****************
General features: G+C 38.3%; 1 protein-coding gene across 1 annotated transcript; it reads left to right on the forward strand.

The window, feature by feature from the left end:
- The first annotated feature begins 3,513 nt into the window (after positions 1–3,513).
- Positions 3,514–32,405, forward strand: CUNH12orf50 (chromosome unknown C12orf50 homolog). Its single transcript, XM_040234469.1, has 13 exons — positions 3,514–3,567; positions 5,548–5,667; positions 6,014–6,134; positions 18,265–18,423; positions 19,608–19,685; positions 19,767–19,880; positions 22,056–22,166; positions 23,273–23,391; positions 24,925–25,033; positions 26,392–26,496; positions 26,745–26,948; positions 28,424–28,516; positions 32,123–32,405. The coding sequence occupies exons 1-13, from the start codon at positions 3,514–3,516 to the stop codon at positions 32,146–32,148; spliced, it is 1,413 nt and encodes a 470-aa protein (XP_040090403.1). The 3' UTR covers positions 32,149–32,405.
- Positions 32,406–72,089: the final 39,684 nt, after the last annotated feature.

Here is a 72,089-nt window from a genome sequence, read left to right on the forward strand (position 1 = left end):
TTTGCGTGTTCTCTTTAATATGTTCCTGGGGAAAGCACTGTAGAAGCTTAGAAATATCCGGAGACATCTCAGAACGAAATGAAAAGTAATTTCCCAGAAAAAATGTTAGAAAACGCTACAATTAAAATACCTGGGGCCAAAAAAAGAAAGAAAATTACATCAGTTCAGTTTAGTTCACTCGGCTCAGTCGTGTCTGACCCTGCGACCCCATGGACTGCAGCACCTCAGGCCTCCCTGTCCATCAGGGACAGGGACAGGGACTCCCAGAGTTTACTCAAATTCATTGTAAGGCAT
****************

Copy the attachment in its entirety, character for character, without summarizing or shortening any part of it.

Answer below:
General features: G+C 38.3%; 1 protein-coding gene across 1 annotated transcript; it reads left to right on the forward strand.

The window, feature by feature from the left end:
- The first annotated feature begins 3,513 nt into the window (after positions 1–3,513).
- Positions 3,514–32,405, forward strand: CUNH12orf50 (chromosome unknown C12orf50 homolog). Its single transcript, XM_040234469.1, has 13 exons — positions 3,514–3,567; positions 5,548–5,667; positions 6,014–6,134; positions 18,265–18,423; positions 19,608–19,685; positions 19,767–19,880; positions 22,056–22,166; positions 23,273–23,391; positions 24,925–25,033; positions 26,392–26,496; positions 26,745–26,948; positions 28,424–28,516; positions 32,123–32,405. The coding sequence occupies exons 1-13, from the start codon at positions 3,514–3,516 to the stop codon at positions 32,146–32,148; spliced, it is 1,413 nt and encodes a 470-aa protein (XP_040090403.1). The 3' UTR covers positions 32,149–32,405.
- Positions 32,406–72,089: the final 39,684 nt, after the last annotated feature.

Here is a 72,089-nt window from a genome sequence, read left to right on the forward strand (position 1 = left end):
TTTGCGTGTTCTCTTTAATATGTTCCTGGGGAAAGCACTGTAGAAGCTTAGAAATATCCGGAGACATCTCAGAACGAAATGAAAAGTAATTTCCCAGAAAAAATGTTAGAAAACGCTACAATTAAAATACCTGGGGCCAAAAAAAGAAAGAAAATTACATCAGTTCAGTTTAGTTCACTCGGCTCAGTCGTGTCTGACCCTGCGACCCCATGGACTGCAGCACCTCAGGCCTCCCTGTCCATCAGGGACAGGGACAGGGACTCCCAGAGTTTACTCAAATTCATTGTAAGGCAT